Forces may move up to 5 spaces in good weather, 3 during storms. one thing that's easier now than on the board is the cursor plainly identifies locations that are in range and those that are not. Since the spaces on the board or screen can be inscrutable, this makes navigation easy. Just remember to count the 2 or 3 spaces around London or Conway where certain titles convey extra troops! Unlike the board game ships always move AFTER land forces but the game doesn't monitor the max capacity of ships (usually 100 troops). I've moved forces as large as 300+ on a single ship.
Combat ensues and, as I've stated, normal combat is sufficient. Computer players often seem to attack anything that moves (the AI bases a faction's actions on historical profiles of the game's dominant nobles). Be careful, though, the garrisons don't always match what they're supposed to be (Carlisle should have 200 men, not 100; and the open towns DO have garrisons). And the game considers combat in an open town to be a siege, not normal combat as it should (there are no walls behind which to hide!). This is bad because sieges are always successful is the weather holds.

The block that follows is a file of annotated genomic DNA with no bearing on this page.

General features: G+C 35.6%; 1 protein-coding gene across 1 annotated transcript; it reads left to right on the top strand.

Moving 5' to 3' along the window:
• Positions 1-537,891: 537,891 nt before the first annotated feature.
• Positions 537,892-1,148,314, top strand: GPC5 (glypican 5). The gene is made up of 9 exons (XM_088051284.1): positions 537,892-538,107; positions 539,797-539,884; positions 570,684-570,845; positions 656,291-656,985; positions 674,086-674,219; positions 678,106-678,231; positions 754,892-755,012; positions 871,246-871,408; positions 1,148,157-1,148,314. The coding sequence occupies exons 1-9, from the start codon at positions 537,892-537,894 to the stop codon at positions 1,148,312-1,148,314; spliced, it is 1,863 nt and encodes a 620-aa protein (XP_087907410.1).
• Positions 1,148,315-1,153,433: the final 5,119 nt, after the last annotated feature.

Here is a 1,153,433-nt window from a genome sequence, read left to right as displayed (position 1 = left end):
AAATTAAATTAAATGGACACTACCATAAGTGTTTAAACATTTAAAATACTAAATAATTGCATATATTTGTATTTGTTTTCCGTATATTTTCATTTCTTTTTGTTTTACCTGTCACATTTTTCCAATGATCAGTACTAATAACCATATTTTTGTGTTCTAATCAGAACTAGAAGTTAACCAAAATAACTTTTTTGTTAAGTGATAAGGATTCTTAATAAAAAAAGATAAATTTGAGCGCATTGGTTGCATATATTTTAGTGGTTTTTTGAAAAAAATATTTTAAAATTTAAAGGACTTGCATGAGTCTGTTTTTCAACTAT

Calling Parliament is the privilege of the sole King (see Coronation below) or the Chancellor of England. But I have never seen a computer faction call Parliament nor the Chancellor. It's a chance to reallocate titles and offices whose previous holders died. The problem is that there are usually more titles and offices than you can allocate within your faction so you'd have to help the opposition. The board game's way around this was to tally votes in the Houses of Lords and Commons (goodies had to pass in both Houses). This way a strong faction could call Parliament and minimize damages. It also allowed Parliament to confer Sole King status on one of two rival Kings. But the computer has no voting and no Event card to force a session of Parliament.
Because this is civil war, England may have 0, 1 or 2 Kings at any time. To hold a coronation, all you need is the ranking royal of either house and two bishops (or one archbishop) in a cathedral together. The game crowns the royal automatically (players could decide on the board), so if you don't want your royal crowned just yet, stay out of cathedrals.
Reinforcements are mercenaries, new offices, new titles and new nobles which you can play. The manual claims one can allocate these immediately or later, but since receipt of reinforcements signals the end of one's turn, it is invariably at least 1 full turn later and those mercenaries could save your hide between now and then!
If historical games interest you, then you'll enjoy Kingmaker. If, like me, your days of getting a half-dozen friends together for wars and munchies on the dining room table or in the basement are long past, then this is a welcome blast from the past. Enjoy.